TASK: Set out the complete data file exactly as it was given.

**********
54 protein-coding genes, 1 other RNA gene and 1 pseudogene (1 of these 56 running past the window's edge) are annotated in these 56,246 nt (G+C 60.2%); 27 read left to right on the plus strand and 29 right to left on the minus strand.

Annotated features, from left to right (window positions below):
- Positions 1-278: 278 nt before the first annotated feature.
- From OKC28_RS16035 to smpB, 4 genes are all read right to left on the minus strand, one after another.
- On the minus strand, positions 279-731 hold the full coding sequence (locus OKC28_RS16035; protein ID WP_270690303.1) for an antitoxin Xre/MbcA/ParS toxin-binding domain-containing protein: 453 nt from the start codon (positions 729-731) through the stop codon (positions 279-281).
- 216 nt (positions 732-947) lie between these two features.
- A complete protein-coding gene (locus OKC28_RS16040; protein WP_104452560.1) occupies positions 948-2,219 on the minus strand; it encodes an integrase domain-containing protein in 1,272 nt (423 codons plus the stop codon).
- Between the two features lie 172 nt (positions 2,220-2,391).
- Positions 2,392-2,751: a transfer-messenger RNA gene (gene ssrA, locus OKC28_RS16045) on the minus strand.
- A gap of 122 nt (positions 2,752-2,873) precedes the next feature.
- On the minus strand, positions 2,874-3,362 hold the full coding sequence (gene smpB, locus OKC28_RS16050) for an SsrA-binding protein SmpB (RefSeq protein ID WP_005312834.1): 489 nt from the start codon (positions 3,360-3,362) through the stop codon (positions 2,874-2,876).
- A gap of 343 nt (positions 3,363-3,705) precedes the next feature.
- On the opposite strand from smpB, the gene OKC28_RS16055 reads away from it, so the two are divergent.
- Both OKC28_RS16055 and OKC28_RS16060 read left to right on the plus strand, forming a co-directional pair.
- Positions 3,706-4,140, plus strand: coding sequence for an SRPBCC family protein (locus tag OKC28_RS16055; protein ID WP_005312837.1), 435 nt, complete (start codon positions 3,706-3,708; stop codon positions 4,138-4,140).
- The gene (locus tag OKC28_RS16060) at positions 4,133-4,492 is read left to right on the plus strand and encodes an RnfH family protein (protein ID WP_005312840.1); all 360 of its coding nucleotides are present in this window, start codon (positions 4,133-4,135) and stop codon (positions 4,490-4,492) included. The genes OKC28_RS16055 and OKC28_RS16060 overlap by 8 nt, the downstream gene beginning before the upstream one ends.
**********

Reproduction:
54 protein-coding genes, 1 other RNA gene and 1 pseudogene (1 of these 56 running past the window's edge) are annotated in these 56,246 nt (G+C 60.2%); 27 read left to right on the plus strand and 29 right to left on the minus strand.

Annotated features, from left to right (window positions below):
- Positions 1-278: 278 nt before the first annotated feature.
- From OKC28_RS16035 to smpB, 4 genes are all read right to left on the minus strand, one after another.
- On the minus strand, positions 279-731 hold the full coding sequence (locus OKC28_RS16035; protein ID WP_270690303.1) for an antitoxin Xre/MbcA/ParS toxin-binding domain-containing protein: 453 nt from the start codon (positions 729-731) through the stop codon (positions 279-281).
- 216 nt (positions 732-947) lie between these two features.
- A complete protein-coding gene (locus OKC28_RS16040; protein WP_104452560.1) occupies positions 948-2,219 on the minus strand; it encodes an integrase domain-containing protein in 1,272 nt (423 codons plus the stop codon).
- Between the two features lie 172 nt (positions 2,220-2,391).
- Positions 2,392-2,751: a transfer-messenger RNA gene (gene ssrA, locus OKC28_RS16045) on the minus strand.
- A gap of 122 nt (positions 2,752-2,873) precedes the next feature.
- On the minus strand, positions 2,874-3,362 hold the full coding sequence (gene smpB, locus OKC28_RS16050) for an SsrA-binding protein SmpB (RefSeq protein ID WP_005312834.1): 489 nt from the start codon (positions 3,360-3,362) through the stop codon (positions 2,874-2,876).
- A gap of 343 nt (positions 3,363-3,705) precedes the next feature.
- On the opposite strand from smpB, the gene OKC28_RS16055 reads away from it, so the two are divergent.
- Both OKC28_RS16055 and OKC28_RS16060 read left to right on the plus strand, forming a co-directional pair.
- Positions 3,706-4,140, plus strand: coding sequence for an SRPBCC family protein (locus tag OKC28_RS16055; protein ID WP_005312837.1), 435 nt, complete (start codon positions 3,706-3,708; stop codon positions 4,138-4,140).
- The gene (locus tag OKC28_RS16060) at positions 4,133-4,492 is read left to right on the plus strand and encodes an RnfH family protein (protein ID WP_005312840.1); all 360 of its coding nucleotides are present in this window, start codon (positions 4,133-4,135) and stop codon (positions 4,490-4,492) included. The genes OKC28_RS16055 and OKC28_RS16060 overlap by 8 nt, the downstream gene beginning before the upstream one ends.